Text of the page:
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            • Record: found
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            Low-molecular-weight heparin during instability in coronary artery disease

              (1996)
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              Long-term prognosis in unstable angina. The importance of early risk stratification using continuous ST segment monitoring

               D. Patel (1998)
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                Author and article information

                Journal
                CRD
                Cardiology
                10.1159/issn.0008-6312
                Cardiology
                S. Karger AG
                0008-6312
                1421-9751
                2000
                August 2000
                14 August 2000
                : 93
                : 3
                : 183-190
                Affiliations
                aDepartment of Medicine, Norrtälje Hospital, bDepartment of Cardiology, Karolinska Hospital, Stockholm, cDepartment of Cardiology, University Hospital Uppsala, and dDepartment of Medicin, Danderyd Hospital, Danderyd, Sweden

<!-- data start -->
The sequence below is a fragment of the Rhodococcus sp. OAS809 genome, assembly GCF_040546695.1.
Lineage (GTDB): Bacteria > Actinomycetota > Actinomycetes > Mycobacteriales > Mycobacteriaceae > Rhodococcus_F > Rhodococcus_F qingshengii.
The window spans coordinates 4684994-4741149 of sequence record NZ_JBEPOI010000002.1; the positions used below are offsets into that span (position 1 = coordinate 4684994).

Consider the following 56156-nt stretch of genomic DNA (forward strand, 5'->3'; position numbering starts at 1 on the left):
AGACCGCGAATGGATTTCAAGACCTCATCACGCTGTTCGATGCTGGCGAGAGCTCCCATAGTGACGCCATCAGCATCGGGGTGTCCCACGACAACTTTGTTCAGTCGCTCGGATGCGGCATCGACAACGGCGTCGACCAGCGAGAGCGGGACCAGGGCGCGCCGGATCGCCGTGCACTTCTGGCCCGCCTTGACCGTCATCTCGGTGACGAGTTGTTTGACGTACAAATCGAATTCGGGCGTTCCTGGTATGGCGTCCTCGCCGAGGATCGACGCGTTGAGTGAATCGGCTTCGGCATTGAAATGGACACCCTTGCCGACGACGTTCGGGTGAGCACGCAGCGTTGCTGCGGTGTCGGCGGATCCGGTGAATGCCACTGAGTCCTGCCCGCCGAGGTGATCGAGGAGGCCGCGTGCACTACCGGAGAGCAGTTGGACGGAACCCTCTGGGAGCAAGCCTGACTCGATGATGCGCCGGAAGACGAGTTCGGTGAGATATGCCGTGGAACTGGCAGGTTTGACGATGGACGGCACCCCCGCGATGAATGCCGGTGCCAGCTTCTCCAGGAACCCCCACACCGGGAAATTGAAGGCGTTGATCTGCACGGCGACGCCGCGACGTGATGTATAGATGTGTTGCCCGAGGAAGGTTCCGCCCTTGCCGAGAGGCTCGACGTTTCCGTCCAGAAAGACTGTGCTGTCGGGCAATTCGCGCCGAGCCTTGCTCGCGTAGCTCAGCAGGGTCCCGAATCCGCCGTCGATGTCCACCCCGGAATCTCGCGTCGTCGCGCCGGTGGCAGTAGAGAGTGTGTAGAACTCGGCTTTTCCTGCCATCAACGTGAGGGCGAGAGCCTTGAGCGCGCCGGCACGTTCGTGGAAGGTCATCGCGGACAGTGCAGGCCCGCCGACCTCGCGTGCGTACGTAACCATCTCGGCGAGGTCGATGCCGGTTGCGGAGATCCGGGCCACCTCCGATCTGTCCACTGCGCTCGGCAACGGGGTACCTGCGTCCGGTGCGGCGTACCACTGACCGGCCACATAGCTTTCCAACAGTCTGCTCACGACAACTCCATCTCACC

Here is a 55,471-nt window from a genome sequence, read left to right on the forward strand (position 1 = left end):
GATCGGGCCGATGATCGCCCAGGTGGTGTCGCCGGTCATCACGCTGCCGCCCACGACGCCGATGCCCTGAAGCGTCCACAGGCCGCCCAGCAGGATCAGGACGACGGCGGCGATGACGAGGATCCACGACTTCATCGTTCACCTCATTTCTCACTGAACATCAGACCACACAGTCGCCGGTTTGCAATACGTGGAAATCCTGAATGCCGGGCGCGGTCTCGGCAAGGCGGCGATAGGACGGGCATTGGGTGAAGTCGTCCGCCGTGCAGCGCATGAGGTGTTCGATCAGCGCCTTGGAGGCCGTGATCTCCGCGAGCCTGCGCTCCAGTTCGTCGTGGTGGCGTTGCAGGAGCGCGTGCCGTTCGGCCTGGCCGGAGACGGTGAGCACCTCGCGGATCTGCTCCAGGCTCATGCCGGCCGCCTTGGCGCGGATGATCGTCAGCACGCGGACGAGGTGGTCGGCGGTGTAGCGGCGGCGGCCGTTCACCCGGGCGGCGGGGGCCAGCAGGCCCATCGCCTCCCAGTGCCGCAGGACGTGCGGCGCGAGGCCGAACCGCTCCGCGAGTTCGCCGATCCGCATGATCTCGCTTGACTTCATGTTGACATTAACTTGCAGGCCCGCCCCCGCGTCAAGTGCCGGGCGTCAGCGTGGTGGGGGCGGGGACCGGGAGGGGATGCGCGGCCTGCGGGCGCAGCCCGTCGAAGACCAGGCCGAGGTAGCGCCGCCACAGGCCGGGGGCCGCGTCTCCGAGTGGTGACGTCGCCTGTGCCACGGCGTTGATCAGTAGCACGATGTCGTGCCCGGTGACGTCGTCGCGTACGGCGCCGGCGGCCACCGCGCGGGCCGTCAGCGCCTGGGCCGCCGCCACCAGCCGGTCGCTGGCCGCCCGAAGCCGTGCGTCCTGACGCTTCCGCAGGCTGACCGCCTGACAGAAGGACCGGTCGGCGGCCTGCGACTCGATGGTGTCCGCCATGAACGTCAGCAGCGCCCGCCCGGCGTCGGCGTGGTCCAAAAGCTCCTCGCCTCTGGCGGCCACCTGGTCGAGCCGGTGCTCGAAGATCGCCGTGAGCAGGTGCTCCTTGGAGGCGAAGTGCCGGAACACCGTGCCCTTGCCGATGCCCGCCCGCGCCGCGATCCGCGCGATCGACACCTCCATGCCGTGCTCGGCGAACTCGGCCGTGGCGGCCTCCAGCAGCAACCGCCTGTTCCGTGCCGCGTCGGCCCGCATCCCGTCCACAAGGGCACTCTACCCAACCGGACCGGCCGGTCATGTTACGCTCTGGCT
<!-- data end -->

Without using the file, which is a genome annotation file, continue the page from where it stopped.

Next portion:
Article
                7024 Cardiology 2000;93:183–190
                10.1159/000007024
                10965090
                © 2000 S. Karger AG, Basel

                Copyright: All rights reserved. No part of this publication may be translated into other languages, reproduced or utilized in any form or by any means, electronic or mechanical, including photocopying, recording, microcopying, or by any information storage and retrieval system, without permission in writing from the publisher. Drug Dosage: The authors and the publisher have exerted every effort to ensure that drug selection and dosage set forth in this text are in accord with current recommendations and practice at the time of publication. However, in view of ongoing research, changes in government regulations, and the constant flow of information relating to drug therapy and drug reactions, the reader is urged to check the package insert for each drug for any changes in indications and dosage and for added warnings and precautions. This is particularly important when the recommended agent is a new and/or infrequently employed drug. Disclaimer: The statements, opinions and data contained in this publication are solely those of the individual authors and contributors and not of the publishers and the editor(s). The appearance of advertisements or/and product references in the publication is not a warranty, endorsement, or approval of the products or services advertised or of their effectiveness, quality or safety. The publisher and the editor(s) disclaim responsibility for any injury to persons or property resulting from any ideas, methods, instructions or products referred to in the content or advertisements.

                Page count
                Figures: 3, Tables: 5, References: 34, Pages: 8
                Categories
                Coronary Care